You have areas where you spend money, and others where you don’t. Some folks like to have a new model car, and resign themselves to a life of car payments. Others buy guns or expensive golf clubs or pricey fishing gear. If one suggests spending money on something not in their immediate area of interest you’ll get a response something like, “Not all of us have the kind of money to spend on [fill in the blank here]!”
But if there’s one area to splurge a bit it’s on a good Bible. No, I mean a good Bible. Ah, but I have a “genuine leather” Bible. See it’s stamped right here, you say. None of that bonded leather business for me. Alas, “genuine” leather isn’t what it used to be. I felt a genuine leather Bible at a bookstore the other day that would win an Oscar for its convincing role as plastic. Genuine leather is the new bonded.
It’s not only about aesthetics. Yes, quality leather will look better. The leather will look like something natural rather than something processed. But it also won’t crack with use. It will bend and roll without resistance. The pages are sewn into signatures rather than glued. The soft leather demands you to hold it.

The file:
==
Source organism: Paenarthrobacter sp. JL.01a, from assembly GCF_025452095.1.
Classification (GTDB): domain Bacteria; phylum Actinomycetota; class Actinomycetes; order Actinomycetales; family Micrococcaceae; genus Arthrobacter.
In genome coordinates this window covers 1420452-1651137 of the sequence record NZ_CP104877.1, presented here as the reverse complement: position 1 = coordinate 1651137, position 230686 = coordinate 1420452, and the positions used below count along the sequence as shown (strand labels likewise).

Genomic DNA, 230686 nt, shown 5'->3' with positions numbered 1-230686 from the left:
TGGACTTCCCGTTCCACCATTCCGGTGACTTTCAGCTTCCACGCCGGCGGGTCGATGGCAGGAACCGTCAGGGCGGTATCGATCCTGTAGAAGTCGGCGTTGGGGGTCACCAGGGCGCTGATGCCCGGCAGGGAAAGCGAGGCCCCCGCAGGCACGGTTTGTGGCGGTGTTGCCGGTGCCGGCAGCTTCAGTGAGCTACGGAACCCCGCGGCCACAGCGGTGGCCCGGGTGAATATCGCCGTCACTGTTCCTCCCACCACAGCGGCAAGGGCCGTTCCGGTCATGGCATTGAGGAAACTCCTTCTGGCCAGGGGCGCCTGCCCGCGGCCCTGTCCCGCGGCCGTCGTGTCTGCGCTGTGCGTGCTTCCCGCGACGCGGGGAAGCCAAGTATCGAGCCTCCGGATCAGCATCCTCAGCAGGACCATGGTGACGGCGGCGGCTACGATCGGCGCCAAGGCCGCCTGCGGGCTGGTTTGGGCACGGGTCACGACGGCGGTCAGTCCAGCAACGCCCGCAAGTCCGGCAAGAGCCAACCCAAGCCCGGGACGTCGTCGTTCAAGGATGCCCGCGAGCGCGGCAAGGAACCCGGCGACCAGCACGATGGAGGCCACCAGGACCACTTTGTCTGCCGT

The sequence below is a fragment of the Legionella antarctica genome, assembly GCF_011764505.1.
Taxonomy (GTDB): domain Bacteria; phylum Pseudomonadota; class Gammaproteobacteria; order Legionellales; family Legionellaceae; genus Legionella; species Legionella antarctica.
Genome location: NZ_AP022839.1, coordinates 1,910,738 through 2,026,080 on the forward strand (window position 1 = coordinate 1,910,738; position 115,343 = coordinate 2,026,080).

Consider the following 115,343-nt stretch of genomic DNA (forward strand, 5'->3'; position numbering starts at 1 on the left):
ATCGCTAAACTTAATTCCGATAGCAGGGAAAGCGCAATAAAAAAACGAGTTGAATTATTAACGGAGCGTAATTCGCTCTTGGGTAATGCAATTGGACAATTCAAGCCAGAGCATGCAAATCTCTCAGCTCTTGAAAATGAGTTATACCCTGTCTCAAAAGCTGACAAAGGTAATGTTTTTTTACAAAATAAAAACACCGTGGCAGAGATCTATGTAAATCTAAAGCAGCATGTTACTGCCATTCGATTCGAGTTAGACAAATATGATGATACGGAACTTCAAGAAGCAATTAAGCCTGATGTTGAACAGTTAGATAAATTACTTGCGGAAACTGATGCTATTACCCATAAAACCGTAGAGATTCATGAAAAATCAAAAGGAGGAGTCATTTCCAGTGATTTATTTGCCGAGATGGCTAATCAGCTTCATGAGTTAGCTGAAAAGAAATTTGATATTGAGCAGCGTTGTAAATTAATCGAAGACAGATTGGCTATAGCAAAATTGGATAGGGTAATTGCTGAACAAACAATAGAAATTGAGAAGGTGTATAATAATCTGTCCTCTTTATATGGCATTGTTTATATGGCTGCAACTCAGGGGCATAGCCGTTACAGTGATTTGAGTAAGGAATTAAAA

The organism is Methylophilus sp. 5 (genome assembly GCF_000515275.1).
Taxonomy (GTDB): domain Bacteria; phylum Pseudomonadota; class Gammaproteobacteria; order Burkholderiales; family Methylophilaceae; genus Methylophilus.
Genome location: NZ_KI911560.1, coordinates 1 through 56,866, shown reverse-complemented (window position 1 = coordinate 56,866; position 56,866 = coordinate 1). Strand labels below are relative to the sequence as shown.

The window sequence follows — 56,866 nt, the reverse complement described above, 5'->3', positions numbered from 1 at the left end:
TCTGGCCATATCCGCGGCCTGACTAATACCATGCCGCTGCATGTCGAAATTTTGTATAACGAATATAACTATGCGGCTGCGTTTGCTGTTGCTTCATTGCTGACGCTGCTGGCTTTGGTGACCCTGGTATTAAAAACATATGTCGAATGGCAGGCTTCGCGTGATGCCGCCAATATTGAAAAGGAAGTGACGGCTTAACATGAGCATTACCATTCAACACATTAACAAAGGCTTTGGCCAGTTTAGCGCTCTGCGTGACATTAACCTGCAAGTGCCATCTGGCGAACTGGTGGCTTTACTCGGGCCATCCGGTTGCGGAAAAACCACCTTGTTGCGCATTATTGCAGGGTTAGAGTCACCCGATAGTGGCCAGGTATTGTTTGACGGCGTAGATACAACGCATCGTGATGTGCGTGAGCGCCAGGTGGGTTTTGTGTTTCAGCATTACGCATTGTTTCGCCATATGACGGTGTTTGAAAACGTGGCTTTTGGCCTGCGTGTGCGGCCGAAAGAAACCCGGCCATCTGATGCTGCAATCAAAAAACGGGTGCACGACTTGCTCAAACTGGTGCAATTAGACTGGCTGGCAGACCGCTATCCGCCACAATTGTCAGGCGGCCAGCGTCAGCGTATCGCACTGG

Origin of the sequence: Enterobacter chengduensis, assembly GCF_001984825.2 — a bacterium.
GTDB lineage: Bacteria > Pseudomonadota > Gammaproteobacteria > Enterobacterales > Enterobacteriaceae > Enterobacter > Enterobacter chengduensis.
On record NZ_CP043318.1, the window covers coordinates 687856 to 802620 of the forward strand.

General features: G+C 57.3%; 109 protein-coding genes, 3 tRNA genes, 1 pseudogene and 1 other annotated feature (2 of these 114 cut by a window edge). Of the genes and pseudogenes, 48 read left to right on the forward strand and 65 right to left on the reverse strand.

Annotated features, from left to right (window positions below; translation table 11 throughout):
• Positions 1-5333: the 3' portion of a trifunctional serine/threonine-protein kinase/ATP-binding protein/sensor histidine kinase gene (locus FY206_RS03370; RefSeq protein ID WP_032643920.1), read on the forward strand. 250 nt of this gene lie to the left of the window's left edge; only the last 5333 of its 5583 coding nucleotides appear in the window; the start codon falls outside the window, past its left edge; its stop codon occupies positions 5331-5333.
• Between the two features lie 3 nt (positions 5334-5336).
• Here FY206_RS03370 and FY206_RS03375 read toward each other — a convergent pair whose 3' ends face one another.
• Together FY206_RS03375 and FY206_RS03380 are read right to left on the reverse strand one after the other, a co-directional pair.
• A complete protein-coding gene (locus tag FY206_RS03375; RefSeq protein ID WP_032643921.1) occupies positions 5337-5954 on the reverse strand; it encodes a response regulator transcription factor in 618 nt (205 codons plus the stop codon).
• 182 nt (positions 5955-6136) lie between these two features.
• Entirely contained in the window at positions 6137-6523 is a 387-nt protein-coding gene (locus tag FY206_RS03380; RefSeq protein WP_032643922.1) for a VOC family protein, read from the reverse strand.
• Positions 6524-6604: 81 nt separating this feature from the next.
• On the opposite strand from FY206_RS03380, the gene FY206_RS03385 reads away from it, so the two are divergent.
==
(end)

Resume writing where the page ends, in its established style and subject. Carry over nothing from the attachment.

While our Bible companies have been in a race to the bottom, a few makers are producing enduring editions. Cambridge, particularly their Pitt Minion Bibles in goatskin, is embracing its heritage. Crossway’s premium editions (calfskin) live up to their billing. But the ne plus ultra of premium (read, quality) Bible editions seem to be coming from Allan Bibles of Scotland. Offering a variety of translations in both single and double column formats, the Bibles are then bound in Highland goatskin. Once you touch Highland goatskin you will be thankful these fine ruminants have been sacrificed for your reading pleasure.
One stop shopping can be found at evangelicalBible.com, which company serves as importers for Allan and Cambridge, as well as distributors for other fine Bibles. For a more detailed discussion of fine Bibles as well as reviews of most every fine edition of the last few years, see J. Mark Bertrand’s comprehensive Bible Design Blog. Pinstripe Pulpit, too, will be offering reviews of some select Bibles, and provide suggestions of what to consider before purchase.
There was a time when a Bible would last a lifetime and more. Too many of today’s Bibles begin to self-destruct within a couple of years. Your Bible isn’t an area to skimp.